9 social media apps paying their content creators
Competition among social media apps is fierce. Every platform is looking to keep their users engaged as long as possible and one way to achieve this is to provide them with the best from content creators. Some social apps began paying their most talented content creators last year, some started this year.
9 social media apps paying their content creators
1. FACEBOOK – in-stream ads, fan subscriptions, branded content and subscription groups
On March 11, 2021, Facebook announced that the platform will help Content Creators Diversify Revenue on Facebook.
From 2019 to 2020, the number of content creators earning the equivalent of $10,000 USD per month grew 88% and content creators earning $1,000 per month grew 94% (Facebook).
Here is how content creators can monetize content on Facebook:
In-stream ads help content creators earn money by including short ads before, during or after their videos.
Facebook will automatically identify natural breaks in content to place the creator’s ads, or the creator can choose placements.
The creator’s earnings are determined by the number of video views and who the advertisers are.
Fan subscriptions allow the creator’s audience that cares most about their Page to directly fund it through monthly, recurring payments that the creator sets.
The creator can identify supporters by the special badge the platform provides them in comments.
Facebook’s recommendation to keep the fans engaged is to reward them with perks such as exclusive content and discounts.
Facebook helps creators generate revenue by publishing content that features or is influenced by a business partner.
Brands want to work with content creators and their audiences.
To make this easier, safer and more impactful for both parties, Facebook created the Brand Collabs Manager, a tool which enables the creator to find and connect with brands.
Subscription groups empower group admins to sustain themselves through subscriptions, thus enabling them to further invest in their communities.
We’re especially focused on short-form video monetization. In the coming weeks, we’ll begin testing the ability for content creators to monetize their Facebook Stories with ads that look like stickers and receive a portion of the resulting revenue.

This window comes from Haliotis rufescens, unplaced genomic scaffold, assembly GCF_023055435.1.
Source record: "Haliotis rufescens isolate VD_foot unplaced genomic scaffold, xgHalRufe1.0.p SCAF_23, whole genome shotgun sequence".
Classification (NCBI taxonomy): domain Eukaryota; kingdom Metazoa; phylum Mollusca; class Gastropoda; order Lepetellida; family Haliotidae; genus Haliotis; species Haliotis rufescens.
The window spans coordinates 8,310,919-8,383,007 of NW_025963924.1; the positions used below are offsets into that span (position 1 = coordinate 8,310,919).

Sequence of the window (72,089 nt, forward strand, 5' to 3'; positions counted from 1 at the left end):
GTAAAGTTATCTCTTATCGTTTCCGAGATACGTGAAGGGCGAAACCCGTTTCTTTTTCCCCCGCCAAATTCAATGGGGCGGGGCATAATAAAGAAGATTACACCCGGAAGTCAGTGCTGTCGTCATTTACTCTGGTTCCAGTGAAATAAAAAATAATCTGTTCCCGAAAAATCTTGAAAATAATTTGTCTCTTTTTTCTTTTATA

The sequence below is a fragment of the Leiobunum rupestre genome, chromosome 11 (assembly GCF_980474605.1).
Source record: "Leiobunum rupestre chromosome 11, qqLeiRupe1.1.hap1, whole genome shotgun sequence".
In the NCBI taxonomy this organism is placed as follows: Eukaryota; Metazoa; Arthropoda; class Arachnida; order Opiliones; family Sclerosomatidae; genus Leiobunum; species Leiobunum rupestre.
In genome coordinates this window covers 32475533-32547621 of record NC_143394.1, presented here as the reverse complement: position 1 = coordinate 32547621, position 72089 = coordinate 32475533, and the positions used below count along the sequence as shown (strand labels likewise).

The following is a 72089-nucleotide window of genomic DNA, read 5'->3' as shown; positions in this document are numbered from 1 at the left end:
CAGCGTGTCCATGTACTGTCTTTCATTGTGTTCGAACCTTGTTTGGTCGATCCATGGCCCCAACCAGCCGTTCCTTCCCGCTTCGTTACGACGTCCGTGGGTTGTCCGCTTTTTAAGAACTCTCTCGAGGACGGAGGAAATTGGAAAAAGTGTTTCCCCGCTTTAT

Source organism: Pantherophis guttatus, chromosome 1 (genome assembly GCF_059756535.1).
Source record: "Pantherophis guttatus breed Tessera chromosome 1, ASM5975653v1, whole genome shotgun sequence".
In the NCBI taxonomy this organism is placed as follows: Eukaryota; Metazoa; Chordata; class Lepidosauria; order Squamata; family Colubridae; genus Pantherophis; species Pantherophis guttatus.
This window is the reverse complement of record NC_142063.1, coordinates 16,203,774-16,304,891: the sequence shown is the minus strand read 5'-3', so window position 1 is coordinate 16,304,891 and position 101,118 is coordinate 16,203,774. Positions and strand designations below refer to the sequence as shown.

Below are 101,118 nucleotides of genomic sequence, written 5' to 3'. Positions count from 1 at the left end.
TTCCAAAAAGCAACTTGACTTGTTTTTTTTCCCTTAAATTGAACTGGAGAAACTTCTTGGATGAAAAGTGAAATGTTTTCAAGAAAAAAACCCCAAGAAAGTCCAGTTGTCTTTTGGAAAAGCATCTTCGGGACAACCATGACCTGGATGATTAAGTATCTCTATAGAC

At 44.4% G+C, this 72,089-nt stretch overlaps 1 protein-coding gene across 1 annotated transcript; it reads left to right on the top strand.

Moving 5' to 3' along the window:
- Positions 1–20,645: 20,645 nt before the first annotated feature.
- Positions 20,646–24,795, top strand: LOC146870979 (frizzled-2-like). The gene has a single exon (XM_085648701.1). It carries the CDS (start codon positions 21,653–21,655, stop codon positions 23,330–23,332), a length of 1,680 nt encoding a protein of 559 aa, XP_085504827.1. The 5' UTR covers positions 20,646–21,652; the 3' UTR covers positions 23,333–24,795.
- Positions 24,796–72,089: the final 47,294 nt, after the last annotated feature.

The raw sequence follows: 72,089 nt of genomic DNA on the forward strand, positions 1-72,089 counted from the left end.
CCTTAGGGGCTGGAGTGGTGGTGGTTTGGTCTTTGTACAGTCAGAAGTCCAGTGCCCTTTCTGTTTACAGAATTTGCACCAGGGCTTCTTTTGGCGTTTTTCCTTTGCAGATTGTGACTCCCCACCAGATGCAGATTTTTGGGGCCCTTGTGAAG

Yoav Arnstein, Director, Facebook App Monetization
2. TWITTER – the Tip Jar
On May 6, 2021, Esther Crawford, Senior Product Manager at Twitter announced a new feature called Tip Jar.
What is Tip Jar?
“Tip Jar is an easy way to support the incredible voices that make up the conversation on Twitter. This is a first step in our work to create new ways for people to receive and show support on Twitter – with money.”
Tip Jar is a new way for people to send and receive tips. The accounts that enabled this feature have a Tip Jar icon next to the Follow button on their profile page.
How does the Tip Jar work?
By tapping the icon, a dropdown of payment services or platforms unfolds and the user selects whichever they prefer. The services available today include Bandcamp, Cash App, Patreon, PayPal and Venmo.
3. INSTAGRAM – Badges in Live and IGTV Ads
Badges in Live
In May 2020, Instagram announced new ways for creators to make money.
To give fans another way to participate and show their love towards a particular content creator, Instagram introduced badges that viewers can purchase during a live video.
With badges, creators can generate income from the content they’re already creating. Badges will appear next to a person’s name throughout the live video.
Fans who have purchased badges in Live will stand out in the comments and unlock additional features, including placement on a creator’s list of badge holders and access to a special heart.
IGTV has become a powerful place for creators to connect more deeply with their fans, pilot new projects and share their lives and talents.
With IGTV ads, they have another new way to earn money from the content they work so hard to produce.
4. YOUTUBE – $100M YouTube Shorts Fund
In May 2021, YouTube announced the launch of YouTube Shorts Fund, a $100M fund distributed over the course of 2021-2022.
Anyone is eligible to participate in the fund simply by creating unique Shorts that delight the YouTube community.
Each month, YouTube will reach out to thousands of creators whose Shorts received the most engagement and views to reward them for their contributions.
The video platform said the Shorts Fund is a top priority and the first step in its journey to build a monetization model for Shorts.
We’ve paid more than $30 billion to creators, artists, and media companies over the last three years, and we remain deeply committed to supporting the next generation of mobile creators with Shorts.
5. TIKTOK – $1B Creator Fund
The Creator Fund gives TikTok’s best and brightest the opportunity to earn money with their creative talent.
Within 3 years, TikTok is expecting the fund to rise to a total of $1 billion.
The fund will extend to further markets across the globe so that even more creators will be given the opportunity to earn from their hard work and creativity.
Beginning March 25, 2021, creators will need at least 100K authentic video views in the last 30 days to be eligible to join the Creator Fund.
6. Snapchat– $1 million a day in Spotlight
Snapchat is willing to pay $1 million a day for good content from creators on its platform.
Snapchatters are invited to submit their top snaps to Spotlight and if the snaps go viral, the company is paying the creators a lot of money.
Snapchat debuted Spotlight in November 2020 and thousands of creators are already getting paid small fortunes.